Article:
Why is WaniKani worth using beyond lvl 15-20?

An internet forum post is not a source. Why do you think you can replace direct kanji study with sentences? How will you learn he rest of the kanji?

Reading is essential but in no way replaces direct study.

4 Likes

I couldn’t find the link, but I watched a video criticizing Anki and its 6000/10000 core vocab flashcards. The gist of it was that after 1000 core vocab the learner should switch to sentence-mining in their preferred topic. I believe Wanikani should also prioritize some 1000 vocab to allow the learner to cement Kanji by reading. Why else should we study Kanji?
.
.

They haven’t updated in a while I guess, I the numbers were wrong
.
.
But is the extra knowledge worth the time if I’m not simulataneously studying the context these words are used in? It’s like Japanese students studying English without context: “How do you spell ‘Aerated Peanut Butter’? What is it? I don’t know, just spell it.”

1 Like

First good response, thank you. I’ve taken the SRS and mnemonics for granted lol

This video by Cure Dolly wouldn’t happen to be the video you are talking about would it?

Good find on the error on their website. I’ll email WaniKani about the bug.

I don’t think I quite understand your point yet. By prioritize 1000 vocab do you mean cutting out the other 5000 vocab they teach? I’m fairly certain the “core 1000” you speak of already exists within the 6360 vocab, and its main purpose IS to cement the kanji you are learning in your brain, since all the vocab contain the kanji learned through WK. Correct my understanding if I’m not getting your point.

1 Like

I mean to say that without my mom (a native) I wouldn’t know the difference between 死 and 亡. Not a perfect example obv, but you get my point.

If Wanikani is meant for studying Kanji, and as a result the vocab is taken out of context for simplicity (and therefore is of a lower quality) then shouldn’t the amount of vocab presented be lowered, or the quality increased?

As others have already written here, WK explicitly states that it is not meant to be used as a stand-alone resource; they expect you to learn the nuances of the language through reading once you are at a level to do so.

2 Likes

Well there are 3 context sentences at the bottom of each vocab card, so there is exposure to the context these words live in. Personally when that is not enough to differentiate between seemingly synonymous words (or kanji such as 亡 and 死) I look it up on jisho.org or ejje.weblio.jp.

Could you expand on how the quality can be increased?

1 Like

Wanikani offers to teach these things in 1-2 years. Is it not too much to assume that I could use the vocab outright? 学ぶ、and 自決 offer context for example, but 丸、and 円 don’t.

Wanikani is not good for studying vocab as the context for using it is generally not provided. These are not just my words: many here have said this.

This being the case, shouldn’t the amount of vocab be either lowered or improved by adding some context?
.
.
I didn’t come here for JLPT, but if I’m not even able to use it for that I am asking what I should use Wanikani for.

I guess the quantity of context-less vocab is a necessary evil then on the path to copious amounts of Kanji.

Nope, JLPT just seemed like a worthy goal if Wanikani shouldn’t be used for studying vocab. I was asking why I should bother using it once I’m able to absorb Kanji through my topic of interest.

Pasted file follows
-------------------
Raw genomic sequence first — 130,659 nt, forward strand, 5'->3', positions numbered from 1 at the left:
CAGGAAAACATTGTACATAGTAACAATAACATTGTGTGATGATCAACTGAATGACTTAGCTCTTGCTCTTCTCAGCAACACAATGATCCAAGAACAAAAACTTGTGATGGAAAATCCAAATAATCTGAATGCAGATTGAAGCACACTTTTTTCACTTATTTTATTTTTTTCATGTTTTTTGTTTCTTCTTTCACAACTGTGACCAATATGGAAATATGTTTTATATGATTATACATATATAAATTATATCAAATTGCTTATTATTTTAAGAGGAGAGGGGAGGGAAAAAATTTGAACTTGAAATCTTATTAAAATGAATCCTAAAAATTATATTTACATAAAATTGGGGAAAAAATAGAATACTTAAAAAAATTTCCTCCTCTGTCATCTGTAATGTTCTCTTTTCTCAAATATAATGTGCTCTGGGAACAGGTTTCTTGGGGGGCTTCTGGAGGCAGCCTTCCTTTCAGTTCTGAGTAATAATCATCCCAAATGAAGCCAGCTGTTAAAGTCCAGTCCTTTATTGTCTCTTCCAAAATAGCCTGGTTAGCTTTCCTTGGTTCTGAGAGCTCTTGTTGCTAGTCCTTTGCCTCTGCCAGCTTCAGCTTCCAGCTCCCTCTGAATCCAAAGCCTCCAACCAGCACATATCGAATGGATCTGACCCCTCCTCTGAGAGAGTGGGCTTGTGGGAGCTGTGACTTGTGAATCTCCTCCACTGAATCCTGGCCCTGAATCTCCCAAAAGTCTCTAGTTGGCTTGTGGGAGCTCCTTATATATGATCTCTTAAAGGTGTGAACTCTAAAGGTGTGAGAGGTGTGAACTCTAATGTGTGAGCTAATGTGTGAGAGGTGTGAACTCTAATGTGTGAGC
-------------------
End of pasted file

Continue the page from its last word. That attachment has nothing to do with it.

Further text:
links to and vocab cards with context sentences:

It sounds like you may have some misconceptions about the difference between kanji and vocab?
Kanji by themselves are not vocab words, and cannot be used by themselves in a sentence.
There ARE words that are made up of one single kanji, but this is not the case for every kanji.

EDIT: formatted in a way that doesn’t take up the whole page

6 Likes

Though many of the words are useful in conversation, WK claims to teach you to read Japanese text quickly.

4 Likes

A section saying “____ is commonly used formally/informally and in this topic and this topic would be a good start”

I think I know the difference between 電気 and 電力, for example, but saying that the former describes power while the latter is more for describing a power source would be useful.

2 Likes

Alright, so shouldnt I start reading kanji as described here between lvl 15-20?What level can I start reading books?

No I understand the difference, I am just using those for examples. Context for Kanji would be useful too, but I think the issue is more for vocab.

I don’t mean to sound rude, but that’s what the context sentences are for. By reading the context sentences, you should be able to grasp the differences between those words and the different contexts that you would use each word in. If that isn’t enough then further research is necessary, but I disagree that WaniKani doesn’t provide this information already

2 Likes

All vocab words have context sentences to go along with them. I believe kanji cards also have a few examples of words that contain that kanji.

1 Like

It was Cure Dolly for sure, not sure if the video is right though.
.
.
Yeah basically. If the remaining 5000 provide less benefit then why not delay them while focusing on sentence-mining?

(bolding is mine) Not sure I understand that last bit – you only need to advance the kanji and radicals to unlock the next level, right? Or has something changed recently?

No an internet forum isn’t a source by academic standards, but I’m not writing an academic paper. Not to mention it’s the same Wanikani forum where high level users gave their advice.

It wouldn’t be my intention to cut out direct study, but rather to directly study kanji and vocab as they are being used.